PRAGUE, Czech Republic — President Clinton, a leader known for thinking great thoughts on weekend retreats, was shown the sights of this history-steeped capital Tuesday night by a different sort of Renaissance man, Czech President Vaclav Havel.
Arriving from the Brussels NATO summit Tuesday afternoon for meetings with East European leaders before going on to summits in Kiev and Moscow, Clinton was led by the playwright-president around Prague castle, onto the 15th-Century Charles Bridge over the Vltava River, and out for an evening of dining and jazz in one of Central Europe's trendiest towns.
The one sour note of the evening occurred an hour and 40 minutes into Clinton's visit to the Reduta nightclub, when what turned out to be a firecracker went off in the street outside. The presidential limousine quickly pulled up onto the sidewalk in front of the club's door, and a tense-faced President strode briskly to the car as Secret Service agents held a bulletproof coat in front of him.
Within minutes, Clinton was back in the heavily policed safety of the Atrium Hotel, a structure as new as the Charles Bridge is old.
During his chats with Clinton, the gentlemanly Havel betrayed none of his government's recent unhappiness with the United States over the North Atlantic Treaty Organization's insistence on slowing the new Eastern democracies' drive for membership. And he had praised Clinton in a radio address to Prague residents last Sunday as a man with "a remarkable ability to listen."
A long-anticipated highlight of the trip was to be the walk on the bridge, a twin-tower marvel begun in 1357 and adorned with 30 oversized statues of saints that is considered one of the most beautiful in Europe. To the east lay Prague's Old Town. Atop the soaring bluffs to the west is Hradcany Castle, a walled fortress that includes the presidential palace and the Gothic splendor of the Cathedral of St. Vitus.
The castle, illuminated in icy white light, towered above the ancient city and the dark, cold waters of the Vltava. It seemed a scene from a medieval fairy tale as the two leaders strolled along the fabled bridge.
But this was the 20th Century, and this moment was not fated to be one of shared reflection for two contemplative heads of state.
White House aides had been planning the event for months as a made-for-television spectacle of the U.S. President meeting a hero of the struggle that freed the captive nations of the former Soviet Bloc.
As a result, the two presidents were not quite alone: There were Czech police, the Secret Service and White House advance staffers, of course. There were TV newsmen Dan Rather, Tom Brokaw, Ted Koppel and their respective camera crews. Instead of sharing deep thoughts, the two leaders were giving interviews and struggling to be heard over the din of aides and crew members shouting "Down!" and "Get out of the shot!" to pedestrians stepping into the frame.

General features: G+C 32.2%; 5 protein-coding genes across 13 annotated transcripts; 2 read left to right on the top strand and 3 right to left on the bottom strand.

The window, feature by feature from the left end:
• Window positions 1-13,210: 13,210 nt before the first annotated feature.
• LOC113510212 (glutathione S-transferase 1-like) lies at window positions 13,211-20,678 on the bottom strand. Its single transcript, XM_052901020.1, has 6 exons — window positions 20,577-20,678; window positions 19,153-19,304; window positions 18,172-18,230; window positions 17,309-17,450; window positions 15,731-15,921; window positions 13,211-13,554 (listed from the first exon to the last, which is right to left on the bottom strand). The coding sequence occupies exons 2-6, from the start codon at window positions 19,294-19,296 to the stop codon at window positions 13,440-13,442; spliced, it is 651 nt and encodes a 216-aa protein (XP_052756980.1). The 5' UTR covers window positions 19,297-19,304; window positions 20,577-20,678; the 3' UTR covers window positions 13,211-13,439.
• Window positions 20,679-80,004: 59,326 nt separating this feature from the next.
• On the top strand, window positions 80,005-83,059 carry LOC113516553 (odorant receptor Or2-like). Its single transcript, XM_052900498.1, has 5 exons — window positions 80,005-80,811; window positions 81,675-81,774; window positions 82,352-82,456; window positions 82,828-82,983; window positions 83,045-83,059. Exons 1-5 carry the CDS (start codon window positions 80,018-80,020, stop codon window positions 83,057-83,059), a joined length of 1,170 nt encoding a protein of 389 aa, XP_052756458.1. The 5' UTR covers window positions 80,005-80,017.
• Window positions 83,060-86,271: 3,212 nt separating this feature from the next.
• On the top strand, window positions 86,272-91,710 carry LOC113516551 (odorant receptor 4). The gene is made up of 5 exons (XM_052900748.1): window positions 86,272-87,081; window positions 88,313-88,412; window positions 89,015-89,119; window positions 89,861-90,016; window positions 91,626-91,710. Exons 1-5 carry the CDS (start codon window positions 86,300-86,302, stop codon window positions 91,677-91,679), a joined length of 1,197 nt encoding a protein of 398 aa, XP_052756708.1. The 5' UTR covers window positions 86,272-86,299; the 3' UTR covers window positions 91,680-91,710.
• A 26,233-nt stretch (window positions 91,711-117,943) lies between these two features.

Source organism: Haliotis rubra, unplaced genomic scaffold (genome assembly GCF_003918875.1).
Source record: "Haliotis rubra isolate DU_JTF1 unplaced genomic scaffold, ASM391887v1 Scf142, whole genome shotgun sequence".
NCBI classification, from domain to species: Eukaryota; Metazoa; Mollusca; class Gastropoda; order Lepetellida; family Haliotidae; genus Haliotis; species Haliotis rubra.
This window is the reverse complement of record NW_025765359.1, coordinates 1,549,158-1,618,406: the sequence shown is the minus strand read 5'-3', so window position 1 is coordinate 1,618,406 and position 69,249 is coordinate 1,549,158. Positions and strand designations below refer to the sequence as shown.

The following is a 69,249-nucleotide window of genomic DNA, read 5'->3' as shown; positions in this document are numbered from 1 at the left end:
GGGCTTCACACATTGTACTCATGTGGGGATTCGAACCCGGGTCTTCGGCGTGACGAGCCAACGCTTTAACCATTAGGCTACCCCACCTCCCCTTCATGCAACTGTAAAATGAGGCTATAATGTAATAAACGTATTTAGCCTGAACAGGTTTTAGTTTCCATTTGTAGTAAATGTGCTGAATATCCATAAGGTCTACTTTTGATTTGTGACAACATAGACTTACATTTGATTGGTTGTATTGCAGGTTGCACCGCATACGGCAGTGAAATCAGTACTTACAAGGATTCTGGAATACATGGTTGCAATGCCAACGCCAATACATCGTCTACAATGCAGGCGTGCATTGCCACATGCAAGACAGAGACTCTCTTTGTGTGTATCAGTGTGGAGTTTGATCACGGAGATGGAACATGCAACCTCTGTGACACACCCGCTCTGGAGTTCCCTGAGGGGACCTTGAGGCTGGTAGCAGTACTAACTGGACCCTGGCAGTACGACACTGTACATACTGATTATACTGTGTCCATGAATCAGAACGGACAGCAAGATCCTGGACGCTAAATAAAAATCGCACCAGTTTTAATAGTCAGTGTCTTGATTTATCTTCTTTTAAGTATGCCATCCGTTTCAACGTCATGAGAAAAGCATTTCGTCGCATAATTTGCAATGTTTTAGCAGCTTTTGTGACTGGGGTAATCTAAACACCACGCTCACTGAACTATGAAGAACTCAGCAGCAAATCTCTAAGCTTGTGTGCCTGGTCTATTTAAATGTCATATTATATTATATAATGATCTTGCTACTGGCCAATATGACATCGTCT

American culture was not far away. As Clinton strolled, a Dixieland band on the street below was serenading with "I Can't Give You Anything but Love, Baby."
The bridge has, in fact, become a testament to the unruly forces of the free-market capitalism that Clinton has come to Prague, in part, to celebrate. The bridge, built to the specifications of Charles IV, Czech king and Holy Roman Emperor, has now become a hive of street vendors hawking ceramics, knickknacks, inexpensive art, and even Western tapes and CDs.
Some city residents complain the kiosk capitalists have made it impossible to enjoy the bridge except in early morning, and the government has tried--without success--to bring them under control.
Clinton's visit crowded the center-city area around the bridge with thousands of Prague residents, most of them young, many apparently familiar with Clinton's politics.
Lucy Chaloupecka, a 26-year-old executive assistant, had heard about Clinton's decision to focus his Administration's efforts on domestic needs rather than foreign policy. "I think he's rather a courageous man," she said.
Prague has about 20,000 Americans among its 1.2 million inhabitants, and many of them were there to watch Clinton as well.
Richard E. Suydam, a teacher, said he wished Clinton the best on his domestic agenda but was not overwhelmed. "I've seen Presidents come and go," said Suydam, who exercised his American franchise to vote for Ross Perot.
After their walk, Clinton and Havel headed for a pub called the Golden Tiger for Pilsner beer and breaded veal chops.
There, along with the beer and the huge slabs of meat, Clinton managed to squeeze in a conversation with Jirina Kopold and her husband, Bedrich. He had met them 24 years ago, when their son Jan was among his classmates at Oxford University. Jirina's mother, Marie Svernoa, a founder of the Czech Communist Party, had guided Clinton around Prague during his student days.